I’ve lived in Memphis for 25 years, so I guess that makes me a Memphian. But the truth is that, unlike Mandy Chatellier, I’ve never really liked this city. I’ve wanted to leave it for a number of years. But a few things have happened recently that have given me a new appreciation for Memphis.
Having survived a life-threatening car wreck in July, I’ve been nursed back to health by friends and neighbors (and terrific medical personnel) to whom I will always be indebted. I’ve made friends and acquaintances who love the city. I’ve listened to them talk about why they love it. And I’ve opened my heart to its embrace, a little bit at a time.
When I was a student at Ole Miss 44 years ago, lots of fellow students would drive up to Memphis from Oxford on weekends for a taste of the big city—ribs at the Rendezvous, movies, concerts, clubs. But I only remember one such weekend, when Ole Miss played (then) Memphis State in football. Otherwise, I spent my weekends in Oxford, a town that I’ve come to love more and more in recent years. So when several friends who live in Oxford (and these folks are writers) have expressed how much they love Memphis, I’ve listened.
And then my friend, Corey Mesler, owner of Memphis’ oldest independent book store, published his lyrical collage about Beale Street, Diddy Wah Diddy: A Beale Street Suite, and I got a quick look at the colorful underbelly of the city. Although the book is fictional, it still reflects a love for Memphis and her diverse citizens.
So, I was working on embracing my town when I received a copy of Memphis journalist, Dan Conaway’s, new book, I’m a Memphian (The Nautilus Publishing Company, 2013) from my friend, Neil White. Dan’s weekly columns about Memphis—“Memphasis,”—appear in The Memphis Daily News and The Memphis News. And at www.wakesomebodyup.com.This book is a collection of 50 of those columns. As Conway says:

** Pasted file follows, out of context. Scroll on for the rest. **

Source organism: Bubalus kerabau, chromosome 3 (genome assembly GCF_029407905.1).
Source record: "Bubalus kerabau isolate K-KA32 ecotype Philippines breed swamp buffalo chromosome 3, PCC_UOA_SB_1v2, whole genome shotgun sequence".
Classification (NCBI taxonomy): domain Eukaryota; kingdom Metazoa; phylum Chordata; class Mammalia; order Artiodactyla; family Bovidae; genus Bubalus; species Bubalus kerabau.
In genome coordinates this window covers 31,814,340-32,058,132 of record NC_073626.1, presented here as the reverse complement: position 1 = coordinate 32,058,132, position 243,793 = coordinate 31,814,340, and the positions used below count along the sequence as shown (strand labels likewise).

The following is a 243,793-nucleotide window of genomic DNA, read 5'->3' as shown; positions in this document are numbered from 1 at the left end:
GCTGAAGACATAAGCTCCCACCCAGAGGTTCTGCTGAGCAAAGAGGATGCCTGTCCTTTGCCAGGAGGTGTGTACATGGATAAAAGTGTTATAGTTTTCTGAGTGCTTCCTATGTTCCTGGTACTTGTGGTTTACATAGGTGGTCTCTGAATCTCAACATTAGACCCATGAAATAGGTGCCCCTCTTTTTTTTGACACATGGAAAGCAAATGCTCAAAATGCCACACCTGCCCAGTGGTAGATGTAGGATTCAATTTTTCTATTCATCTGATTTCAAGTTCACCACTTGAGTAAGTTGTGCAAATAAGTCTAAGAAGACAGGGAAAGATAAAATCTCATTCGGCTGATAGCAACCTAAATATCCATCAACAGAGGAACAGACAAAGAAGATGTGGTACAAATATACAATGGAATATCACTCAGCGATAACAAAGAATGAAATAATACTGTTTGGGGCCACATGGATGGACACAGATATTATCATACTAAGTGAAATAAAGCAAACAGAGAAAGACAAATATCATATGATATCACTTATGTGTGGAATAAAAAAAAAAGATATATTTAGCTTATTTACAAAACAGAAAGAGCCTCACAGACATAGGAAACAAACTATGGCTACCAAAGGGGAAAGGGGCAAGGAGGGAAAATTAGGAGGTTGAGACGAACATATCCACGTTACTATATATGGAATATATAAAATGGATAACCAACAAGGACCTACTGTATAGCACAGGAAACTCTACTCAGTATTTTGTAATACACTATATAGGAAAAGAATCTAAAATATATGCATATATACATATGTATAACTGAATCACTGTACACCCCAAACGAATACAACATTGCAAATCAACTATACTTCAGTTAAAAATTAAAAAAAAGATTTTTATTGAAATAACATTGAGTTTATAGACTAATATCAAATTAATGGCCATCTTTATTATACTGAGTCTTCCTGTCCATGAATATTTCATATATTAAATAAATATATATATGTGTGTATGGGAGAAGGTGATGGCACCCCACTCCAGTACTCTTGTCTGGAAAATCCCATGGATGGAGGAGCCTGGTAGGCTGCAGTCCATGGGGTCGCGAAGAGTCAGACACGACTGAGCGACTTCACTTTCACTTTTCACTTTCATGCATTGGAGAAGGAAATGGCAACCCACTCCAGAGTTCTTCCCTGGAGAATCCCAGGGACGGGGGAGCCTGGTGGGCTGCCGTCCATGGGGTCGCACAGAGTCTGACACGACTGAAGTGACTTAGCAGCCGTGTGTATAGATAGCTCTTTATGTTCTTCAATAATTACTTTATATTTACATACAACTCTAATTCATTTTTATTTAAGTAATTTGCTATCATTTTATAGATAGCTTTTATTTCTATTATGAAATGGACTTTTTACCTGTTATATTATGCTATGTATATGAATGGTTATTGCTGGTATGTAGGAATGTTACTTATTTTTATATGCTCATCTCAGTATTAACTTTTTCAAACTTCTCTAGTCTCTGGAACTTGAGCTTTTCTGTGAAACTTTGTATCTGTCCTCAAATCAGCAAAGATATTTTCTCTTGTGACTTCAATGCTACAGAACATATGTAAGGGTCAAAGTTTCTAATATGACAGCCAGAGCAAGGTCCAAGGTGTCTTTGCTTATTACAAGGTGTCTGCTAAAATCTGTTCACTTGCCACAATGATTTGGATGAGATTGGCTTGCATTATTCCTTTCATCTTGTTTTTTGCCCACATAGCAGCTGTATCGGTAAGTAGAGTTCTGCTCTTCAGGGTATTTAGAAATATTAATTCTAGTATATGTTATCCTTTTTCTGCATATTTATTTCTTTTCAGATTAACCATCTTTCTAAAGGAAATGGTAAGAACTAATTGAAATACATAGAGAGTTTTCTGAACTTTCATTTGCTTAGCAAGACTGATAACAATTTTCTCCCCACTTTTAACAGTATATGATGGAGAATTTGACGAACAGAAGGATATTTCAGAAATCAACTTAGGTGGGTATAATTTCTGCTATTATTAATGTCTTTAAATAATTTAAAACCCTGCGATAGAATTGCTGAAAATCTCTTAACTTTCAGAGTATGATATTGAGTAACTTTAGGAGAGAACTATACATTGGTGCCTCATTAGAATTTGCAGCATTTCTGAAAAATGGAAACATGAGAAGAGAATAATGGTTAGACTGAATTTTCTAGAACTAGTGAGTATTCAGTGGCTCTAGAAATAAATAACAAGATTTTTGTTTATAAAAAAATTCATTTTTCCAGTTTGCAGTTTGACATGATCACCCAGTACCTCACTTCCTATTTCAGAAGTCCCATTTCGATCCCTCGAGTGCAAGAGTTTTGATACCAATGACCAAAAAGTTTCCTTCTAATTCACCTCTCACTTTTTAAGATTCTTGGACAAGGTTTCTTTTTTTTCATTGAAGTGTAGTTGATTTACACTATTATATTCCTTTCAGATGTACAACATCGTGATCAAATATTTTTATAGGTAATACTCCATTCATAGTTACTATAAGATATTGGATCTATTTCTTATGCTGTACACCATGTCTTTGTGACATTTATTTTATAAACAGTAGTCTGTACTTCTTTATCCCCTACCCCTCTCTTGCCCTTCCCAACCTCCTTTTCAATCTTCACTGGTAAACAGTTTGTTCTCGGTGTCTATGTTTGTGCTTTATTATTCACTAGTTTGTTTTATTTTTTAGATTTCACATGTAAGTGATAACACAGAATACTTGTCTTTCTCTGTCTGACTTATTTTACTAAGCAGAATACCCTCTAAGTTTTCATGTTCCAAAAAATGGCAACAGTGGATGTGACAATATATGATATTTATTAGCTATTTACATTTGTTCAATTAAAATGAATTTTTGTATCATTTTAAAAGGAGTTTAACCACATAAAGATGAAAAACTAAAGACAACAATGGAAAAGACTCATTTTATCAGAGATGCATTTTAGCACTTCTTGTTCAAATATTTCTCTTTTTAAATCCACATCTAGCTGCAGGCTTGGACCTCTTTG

The truth of what you can see every day in Memphis is better than the fiction other cities have to come up with to make them interesting.
It was fun to read these true stories after reading Mesler’s fiction tales in Diddy Wah Diddy. The two together paint a vivid picture of this city I’m oozing my way into. Conaway brings to life the famous (and infamous) Memphians buried at historic Elmwood Cemetery. He sheds light on stories of obscure heroes who step up to save the day in crises. He commemorates school teachers, politicians, entrepreneurs, athletes, and musicians—ordinary people doing extraordinary things. And the places they gather to share stories about their daily lives, like The Little Tea Shop and The Peanut Shoppe. I learned a lot about this city in Conaway’s columns, and yes, I took a step towards, rather than away, from it as a result.
Looking for a great little Christmas gift for folks who love Memphis? Or for folks like me, who are working on that embrace? The subtitle says it well:
Character references for a city filled with it and often absolutely full of it.